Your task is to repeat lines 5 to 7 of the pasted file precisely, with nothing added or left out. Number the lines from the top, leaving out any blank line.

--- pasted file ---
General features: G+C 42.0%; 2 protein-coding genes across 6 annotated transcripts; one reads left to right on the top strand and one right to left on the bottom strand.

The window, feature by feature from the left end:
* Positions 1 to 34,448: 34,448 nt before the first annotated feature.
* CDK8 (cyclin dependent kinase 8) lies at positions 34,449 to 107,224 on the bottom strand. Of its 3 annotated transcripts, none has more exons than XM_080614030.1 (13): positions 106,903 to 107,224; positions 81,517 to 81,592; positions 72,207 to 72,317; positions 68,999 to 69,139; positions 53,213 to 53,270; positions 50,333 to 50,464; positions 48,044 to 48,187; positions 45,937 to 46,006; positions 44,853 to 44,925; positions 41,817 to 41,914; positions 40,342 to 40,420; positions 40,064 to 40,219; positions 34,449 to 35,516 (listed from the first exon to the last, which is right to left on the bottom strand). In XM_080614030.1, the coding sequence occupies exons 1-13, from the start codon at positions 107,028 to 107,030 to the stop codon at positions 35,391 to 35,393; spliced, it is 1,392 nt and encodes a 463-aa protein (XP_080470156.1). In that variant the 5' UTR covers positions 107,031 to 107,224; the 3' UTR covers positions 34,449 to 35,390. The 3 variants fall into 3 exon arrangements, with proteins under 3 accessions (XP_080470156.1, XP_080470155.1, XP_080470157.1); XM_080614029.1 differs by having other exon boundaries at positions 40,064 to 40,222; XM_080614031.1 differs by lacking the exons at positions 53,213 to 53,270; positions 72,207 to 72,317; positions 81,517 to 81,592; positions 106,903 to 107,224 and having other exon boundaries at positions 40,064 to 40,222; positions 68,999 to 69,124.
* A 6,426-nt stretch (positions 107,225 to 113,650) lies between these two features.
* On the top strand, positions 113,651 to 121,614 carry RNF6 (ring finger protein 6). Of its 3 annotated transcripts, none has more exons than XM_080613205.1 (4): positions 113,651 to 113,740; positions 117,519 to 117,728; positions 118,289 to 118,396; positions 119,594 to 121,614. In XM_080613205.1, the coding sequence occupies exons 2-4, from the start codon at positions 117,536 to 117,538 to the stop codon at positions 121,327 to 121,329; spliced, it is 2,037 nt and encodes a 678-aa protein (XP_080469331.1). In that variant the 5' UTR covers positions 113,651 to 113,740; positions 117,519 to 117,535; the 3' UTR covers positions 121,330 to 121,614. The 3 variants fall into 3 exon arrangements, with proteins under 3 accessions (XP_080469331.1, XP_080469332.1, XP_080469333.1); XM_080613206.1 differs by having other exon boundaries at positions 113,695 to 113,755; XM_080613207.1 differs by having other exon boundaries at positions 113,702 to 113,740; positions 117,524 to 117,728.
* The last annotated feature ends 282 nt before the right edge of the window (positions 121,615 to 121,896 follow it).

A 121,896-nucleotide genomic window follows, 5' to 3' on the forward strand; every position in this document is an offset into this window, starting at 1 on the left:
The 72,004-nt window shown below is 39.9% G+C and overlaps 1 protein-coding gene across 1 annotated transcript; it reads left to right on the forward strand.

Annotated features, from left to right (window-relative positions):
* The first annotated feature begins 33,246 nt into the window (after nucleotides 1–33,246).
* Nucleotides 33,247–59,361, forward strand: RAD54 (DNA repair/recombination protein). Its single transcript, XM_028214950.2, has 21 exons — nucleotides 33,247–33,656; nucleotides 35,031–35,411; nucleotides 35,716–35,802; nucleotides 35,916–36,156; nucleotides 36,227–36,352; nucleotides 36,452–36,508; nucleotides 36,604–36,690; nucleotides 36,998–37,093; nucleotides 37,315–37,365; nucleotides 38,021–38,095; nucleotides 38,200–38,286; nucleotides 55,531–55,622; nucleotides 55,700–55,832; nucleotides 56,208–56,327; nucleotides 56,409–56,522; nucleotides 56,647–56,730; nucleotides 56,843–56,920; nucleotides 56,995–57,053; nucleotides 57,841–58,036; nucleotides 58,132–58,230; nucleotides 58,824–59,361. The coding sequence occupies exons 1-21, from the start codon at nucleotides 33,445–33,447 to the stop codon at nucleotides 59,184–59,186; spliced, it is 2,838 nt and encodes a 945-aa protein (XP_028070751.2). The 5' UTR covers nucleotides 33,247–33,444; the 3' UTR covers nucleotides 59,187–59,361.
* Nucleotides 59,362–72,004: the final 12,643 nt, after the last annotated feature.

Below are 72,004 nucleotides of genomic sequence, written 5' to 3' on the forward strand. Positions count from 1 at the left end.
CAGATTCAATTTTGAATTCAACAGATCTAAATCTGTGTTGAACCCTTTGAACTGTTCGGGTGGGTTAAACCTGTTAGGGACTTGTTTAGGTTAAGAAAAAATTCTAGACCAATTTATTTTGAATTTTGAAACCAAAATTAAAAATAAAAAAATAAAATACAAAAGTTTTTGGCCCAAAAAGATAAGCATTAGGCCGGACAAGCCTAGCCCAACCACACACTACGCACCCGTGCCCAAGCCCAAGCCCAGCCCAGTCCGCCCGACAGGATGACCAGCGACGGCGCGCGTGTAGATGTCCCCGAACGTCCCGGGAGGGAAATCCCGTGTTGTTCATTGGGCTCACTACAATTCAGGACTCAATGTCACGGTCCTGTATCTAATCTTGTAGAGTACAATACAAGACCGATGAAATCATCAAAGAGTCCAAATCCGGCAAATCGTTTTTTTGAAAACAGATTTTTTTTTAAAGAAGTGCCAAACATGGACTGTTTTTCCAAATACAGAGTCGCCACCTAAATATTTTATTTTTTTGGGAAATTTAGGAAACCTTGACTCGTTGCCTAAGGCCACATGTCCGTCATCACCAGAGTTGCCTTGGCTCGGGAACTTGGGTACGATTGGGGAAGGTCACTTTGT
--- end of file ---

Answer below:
* A 6,426-nt stretch (positions 107,225 to 113,650) lies between these two features.
* On the top strand, positions 113,651 to 121,614 carry RNF6 (ring finger protein 6). Of its 3 annotated transcripts, none has more exons than XM_080613205.1 (4): positions 113,651 to 113,740; positions 117,519 to 117,728; positions 118,289 to 118,396; positions 119,594 to 121,614. In XM_080613205.1, the coding sequence occupies exons 2-4, from the start codon at positions 117,536 to 117,538 to the stop codon at positions 121,327 to 121,329; spliced, it is 2,037 nt and encodes a 678-aa protein (XP_080469331.1). In that variant the 5' UTR covers positions 113,651 to 113,740; positions 117,519 to 117,535; the 3' UTR covers positions 121,330 to 121,614. The 3 variants fall into 3 exon arrangements, with proteins under 3 accessions (XP_080469331.1, XP_080469332.1, XP_080469333.1); XM_080613206.1 differs by having other exon boundaries at positions 113,695 to 113,755; XM_080613207.1 differs by having other exon boundaries at positions 113,702 to 113,740; positions 117,524 to 117,728.
* The last annotated feature ends 282 nt before the right edge of the window (positions 121,615 to 121,896 follow it).